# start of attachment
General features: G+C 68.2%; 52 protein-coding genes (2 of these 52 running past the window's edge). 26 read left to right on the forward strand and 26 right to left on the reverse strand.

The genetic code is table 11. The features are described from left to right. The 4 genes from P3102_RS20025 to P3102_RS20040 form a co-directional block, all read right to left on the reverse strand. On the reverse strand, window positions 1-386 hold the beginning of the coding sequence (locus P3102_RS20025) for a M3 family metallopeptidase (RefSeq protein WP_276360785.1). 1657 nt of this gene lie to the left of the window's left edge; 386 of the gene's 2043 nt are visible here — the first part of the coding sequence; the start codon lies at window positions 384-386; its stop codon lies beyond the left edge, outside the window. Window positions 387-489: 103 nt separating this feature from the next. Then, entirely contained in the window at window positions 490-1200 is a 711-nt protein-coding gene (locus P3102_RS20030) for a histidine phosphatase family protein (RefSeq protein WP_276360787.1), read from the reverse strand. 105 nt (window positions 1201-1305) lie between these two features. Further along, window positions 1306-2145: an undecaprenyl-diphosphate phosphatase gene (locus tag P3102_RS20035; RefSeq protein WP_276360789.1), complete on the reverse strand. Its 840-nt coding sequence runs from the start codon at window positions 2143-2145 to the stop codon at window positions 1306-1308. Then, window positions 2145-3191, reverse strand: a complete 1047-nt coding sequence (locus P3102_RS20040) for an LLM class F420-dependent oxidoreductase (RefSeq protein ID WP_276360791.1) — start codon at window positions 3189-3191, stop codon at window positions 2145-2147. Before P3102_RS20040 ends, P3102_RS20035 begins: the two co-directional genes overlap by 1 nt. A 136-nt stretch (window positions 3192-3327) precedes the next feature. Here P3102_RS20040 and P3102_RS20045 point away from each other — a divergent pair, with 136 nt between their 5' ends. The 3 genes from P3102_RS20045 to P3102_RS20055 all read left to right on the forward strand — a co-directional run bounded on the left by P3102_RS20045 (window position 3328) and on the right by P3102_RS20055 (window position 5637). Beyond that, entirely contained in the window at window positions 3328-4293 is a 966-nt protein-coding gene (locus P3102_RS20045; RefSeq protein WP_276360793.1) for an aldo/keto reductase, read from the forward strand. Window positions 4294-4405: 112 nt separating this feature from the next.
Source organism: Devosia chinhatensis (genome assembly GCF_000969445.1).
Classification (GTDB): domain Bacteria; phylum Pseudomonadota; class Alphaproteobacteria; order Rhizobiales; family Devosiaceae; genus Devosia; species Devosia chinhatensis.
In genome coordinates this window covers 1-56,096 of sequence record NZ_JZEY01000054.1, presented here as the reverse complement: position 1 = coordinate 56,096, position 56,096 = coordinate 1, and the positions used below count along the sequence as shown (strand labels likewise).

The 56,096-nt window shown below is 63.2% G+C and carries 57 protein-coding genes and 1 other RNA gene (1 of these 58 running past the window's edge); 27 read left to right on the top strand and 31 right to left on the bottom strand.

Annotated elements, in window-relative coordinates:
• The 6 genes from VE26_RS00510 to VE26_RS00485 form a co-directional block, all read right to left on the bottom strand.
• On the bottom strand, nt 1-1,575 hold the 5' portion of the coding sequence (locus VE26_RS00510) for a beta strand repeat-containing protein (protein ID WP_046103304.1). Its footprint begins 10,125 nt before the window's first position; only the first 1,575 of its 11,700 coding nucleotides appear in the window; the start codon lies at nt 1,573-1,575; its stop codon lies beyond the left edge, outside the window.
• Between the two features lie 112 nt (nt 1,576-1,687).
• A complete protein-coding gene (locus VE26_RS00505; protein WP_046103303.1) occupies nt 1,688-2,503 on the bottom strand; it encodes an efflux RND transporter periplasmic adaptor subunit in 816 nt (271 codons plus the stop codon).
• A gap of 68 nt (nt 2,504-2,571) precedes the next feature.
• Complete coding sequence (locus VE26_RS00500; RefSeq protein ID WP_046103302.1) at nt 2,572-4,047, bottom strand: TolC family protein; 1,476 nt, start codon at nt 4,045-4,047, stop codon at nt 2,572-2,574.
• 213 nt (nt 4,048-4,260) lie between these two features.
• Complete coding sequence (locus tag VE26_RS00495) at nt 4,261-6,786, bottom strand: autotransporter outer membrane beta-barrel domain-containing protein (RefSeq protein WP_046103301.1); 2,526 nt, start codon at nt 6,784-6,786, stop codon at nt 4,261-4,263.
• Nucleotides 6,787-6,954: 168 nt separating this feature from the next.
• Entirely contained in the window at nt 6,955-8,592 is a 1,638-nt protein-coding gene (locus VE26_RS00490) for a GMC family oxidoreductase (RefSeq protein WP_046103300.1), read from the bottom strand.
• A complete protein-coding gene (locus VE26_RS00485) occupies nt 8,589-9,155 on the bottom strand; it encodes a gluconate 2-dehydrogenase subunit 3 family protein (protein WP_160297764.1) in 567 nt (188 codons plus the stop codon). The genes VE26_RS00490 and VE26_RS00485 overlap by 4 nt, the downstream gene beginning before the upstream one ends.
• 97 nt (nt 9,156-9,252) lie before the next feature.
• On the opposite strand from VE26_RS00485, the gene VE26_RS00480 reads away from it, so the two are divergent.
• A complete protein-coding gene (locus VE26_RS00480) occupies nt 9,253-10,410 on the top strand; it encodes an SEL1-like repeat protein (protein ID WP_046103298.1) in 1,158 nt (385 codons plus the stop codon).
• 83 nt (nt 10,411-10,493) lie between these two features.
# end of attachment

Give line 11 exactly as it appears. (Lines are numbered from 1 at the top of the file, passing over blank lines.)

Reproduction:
• A complete protein-coding gene (locus VE26_RS00505; protein WP_046103303.1) occupies nt 1,688-2,503 on the bottom strand; it encodes an efflux RND transporter periplasmic adaptor subunit in 816 nt (271 codons plus the stop codon).